Report from the Field: IPM course has unexpected effect

All set to learn how to identify and murder insect pests this last spring, I took copious notes in class, printed out each slide presentation, downloaded articles and bookmarked ID sites. I made an insect collection, went scouting, set elaborate live catch traps. I memorized families and orders, made flash cards, practiced forecasting from biofix dates and weather data. I wrote a proposal for an undergraduate research project to study native bees.

Now it is summer and my own garden is buzzing with insect life. On a shelf in the shed sits my tiny arsenal of pest control products: neem oil, sulfur powder, and a bottle of Sevin – all untouched this year.

First, I gave myself permission to not interfere because I needed the insects for my collection. When the term ended, I waited a little longer because the ornamental plum, which was teeming with aphids and thrips, was also raining lady bird beetles, larvae, and pupae. A couple weeks ago I saw the first telltale signs of coming mantids in their cracking egg case under the kitchen window. Yesterday I saw my first young Osmia, electric blue in the mid-morning sun and satisfying confirmation since I’d been noticing the cut leaves on the lavatera. I stood in the rose garden last night pelted with impatient Bombus and Apis traveling back and forth to the lavender and the mallow. Trying to catch a glimpse of another Osmia and picking through the shrub rose with a hands lens, I saw cucumber beetles, minute pirate bugs, crab spiders, crane flies and wasps.

And I decided. For the time being, any insect pest control efforts are over in my garden. I am willing to part with perfection – or am I? This feels like perfection. This feels alive: ground beetles under my feet and cinnabar moths flying into my forehead. Jumping spiders on my pants leg and Swallowtails levitating above the dogwood. Dragonflies and Halictids hovering in my peripheral vision.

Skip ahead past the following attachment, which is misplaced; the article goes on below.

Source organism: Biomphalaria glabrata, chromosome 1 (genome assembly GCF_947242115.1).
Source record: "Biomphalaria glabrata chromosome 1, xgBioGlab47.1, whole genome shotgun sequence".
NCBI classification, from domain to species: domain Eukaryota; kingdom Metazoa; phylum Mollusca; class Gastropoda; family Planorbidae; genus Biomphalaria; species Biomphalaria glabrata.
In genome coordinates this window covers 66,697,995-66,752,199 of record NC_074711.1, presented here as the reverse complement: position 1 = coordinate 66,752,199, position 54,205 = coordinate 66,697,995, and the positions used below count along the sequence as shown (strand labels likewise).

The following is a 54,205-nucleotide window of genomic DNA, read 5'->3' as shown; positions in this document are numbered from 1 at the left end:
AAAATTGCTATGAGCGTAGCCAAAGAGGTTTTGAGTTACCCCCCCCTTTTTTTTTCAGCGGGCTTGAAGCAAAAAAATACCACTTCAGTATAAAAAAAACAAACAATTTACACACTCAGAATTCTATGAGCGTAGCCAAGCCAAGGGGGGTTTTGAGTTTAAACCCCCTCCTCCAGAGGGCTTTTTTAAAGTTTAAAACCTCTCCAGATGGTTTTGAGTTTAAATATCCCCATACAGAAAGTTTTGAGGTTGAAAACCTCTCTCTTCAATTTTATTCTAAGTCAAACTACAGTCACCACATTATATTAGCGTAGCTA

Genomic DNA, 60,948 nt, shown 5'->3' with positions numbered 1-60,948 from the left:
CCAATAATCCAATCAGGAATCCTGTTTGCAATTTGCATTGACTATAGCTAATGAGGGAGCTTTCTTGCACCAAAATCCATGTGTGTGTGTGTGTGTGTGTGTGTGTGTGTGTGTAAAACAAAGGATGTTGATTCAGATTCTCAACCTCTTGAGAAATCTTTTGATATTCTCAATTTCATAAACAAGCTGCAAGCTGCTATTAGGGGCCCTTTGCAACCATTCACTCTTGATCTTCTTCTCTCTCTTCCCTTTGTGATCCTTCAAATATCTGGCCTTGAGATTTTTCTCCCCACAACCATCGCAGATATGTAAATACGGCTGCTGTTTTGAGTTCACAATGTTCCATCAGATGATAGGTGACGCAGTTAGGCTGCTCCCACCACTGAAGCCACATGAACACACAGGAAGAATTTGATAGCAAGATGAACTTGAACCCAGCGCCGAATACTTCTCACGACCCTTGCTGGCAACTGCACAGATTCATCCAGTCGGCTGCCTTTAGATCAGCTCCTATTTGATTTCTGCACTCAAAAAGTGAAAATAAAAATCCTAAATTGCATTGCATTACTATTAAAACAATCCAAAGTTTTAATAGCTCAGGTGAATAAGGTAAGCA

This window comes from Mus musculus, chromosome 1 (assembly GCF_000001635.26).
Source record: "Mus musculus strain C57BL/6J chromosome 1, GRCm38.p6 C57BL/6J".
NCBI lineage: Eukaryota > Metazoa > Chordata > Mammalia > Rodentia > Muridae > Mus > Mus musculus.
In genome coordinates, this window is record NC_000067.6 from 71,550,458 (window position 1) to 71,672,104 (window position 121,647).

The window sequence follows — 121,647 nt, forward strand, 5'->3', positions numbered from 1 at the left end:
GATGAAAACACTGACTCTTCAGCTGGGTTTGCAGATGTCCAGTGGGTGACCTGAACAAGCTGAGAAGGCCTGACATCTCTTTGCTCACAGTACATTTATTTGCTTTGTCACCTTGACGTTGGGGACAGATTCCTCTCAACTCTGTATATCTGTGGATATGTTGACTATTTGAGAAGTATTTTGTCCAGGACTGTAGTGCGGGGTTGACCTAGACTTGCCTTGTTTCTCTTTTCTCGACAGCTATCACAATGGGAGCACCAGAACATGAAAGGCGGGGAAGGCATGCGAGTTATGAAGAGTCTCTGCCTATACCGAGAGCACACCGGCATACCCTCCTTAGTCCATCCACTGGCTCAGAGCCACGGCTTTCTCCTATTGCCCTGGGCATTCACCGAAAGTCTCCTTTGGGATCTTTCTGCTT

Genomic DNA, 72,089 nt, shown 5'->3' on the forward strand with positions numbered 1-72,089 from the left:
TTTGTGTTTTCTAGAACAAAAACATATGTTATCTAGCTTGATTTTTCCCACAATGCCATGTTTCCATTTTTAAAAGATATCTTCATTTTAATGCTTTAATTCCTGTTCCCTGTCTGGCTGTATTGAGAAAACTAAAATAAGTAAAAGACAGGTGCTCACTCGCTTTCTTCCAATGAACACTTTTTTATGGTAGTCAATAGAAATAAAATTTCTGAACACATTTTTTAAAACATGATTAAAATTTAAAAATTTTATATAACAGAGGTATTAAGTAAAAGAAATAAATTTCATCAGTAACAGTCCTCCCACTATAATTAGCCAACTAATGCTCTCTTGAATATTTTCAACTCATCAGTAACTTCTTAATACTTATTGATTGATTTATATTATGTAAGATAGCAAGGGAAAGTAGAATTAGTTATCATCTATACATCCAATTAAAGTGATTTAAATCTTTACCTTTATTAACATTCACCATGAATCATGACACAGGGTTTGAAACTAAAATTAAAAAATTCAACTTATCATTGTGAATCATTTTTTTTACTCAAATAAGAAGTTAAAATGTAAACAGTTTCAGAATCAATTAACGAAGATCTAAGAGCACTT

When it occurred to me, I smote my own forehead. What have I been thinking? Of course this is how it should be for me. I’ve never liked sanitized looking gardens, beds that dare a weed to grow or an ant to enter. I’ve never minded a 75 or 50% harvest because insects ate the rest. I plan for that reality when I plant crops I know are in high demand among the birds and the bugs. There’s no food shortage: I can share. And there’s no beauty shortage in my garden: I can spare some buds and leaves and flowers. The insects ensure there is no shortage of wonder.

I’ll feed and water and prune everyone as always to help the plants be robust and tolerant. I’ll ensure no standing water, because I draw the line at welcoming mosquitoes. But that’s it. This season and for the foreseeable future, I’m doing homegrown biodiversity research.

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3 thoughts on “Report from the Field: IPM course has unexpected effect

  1. I visited a vineyard once that didn’t use any pesticides, only natural predators. They planted little patches of plants all over the vineyard that attracted “good” bugs or that provided shelter for bugs or birds that ate pests. They also allowed “weeds” to grow between the rows of grapes because those plants were adding nutrients back in to the soil. It was pretty cool (at least from my non-professions point of view).

  2. That is cool. I’m seeing more use of that technique up here, and it really works given the time to get established. Lots of vineyards up here too.

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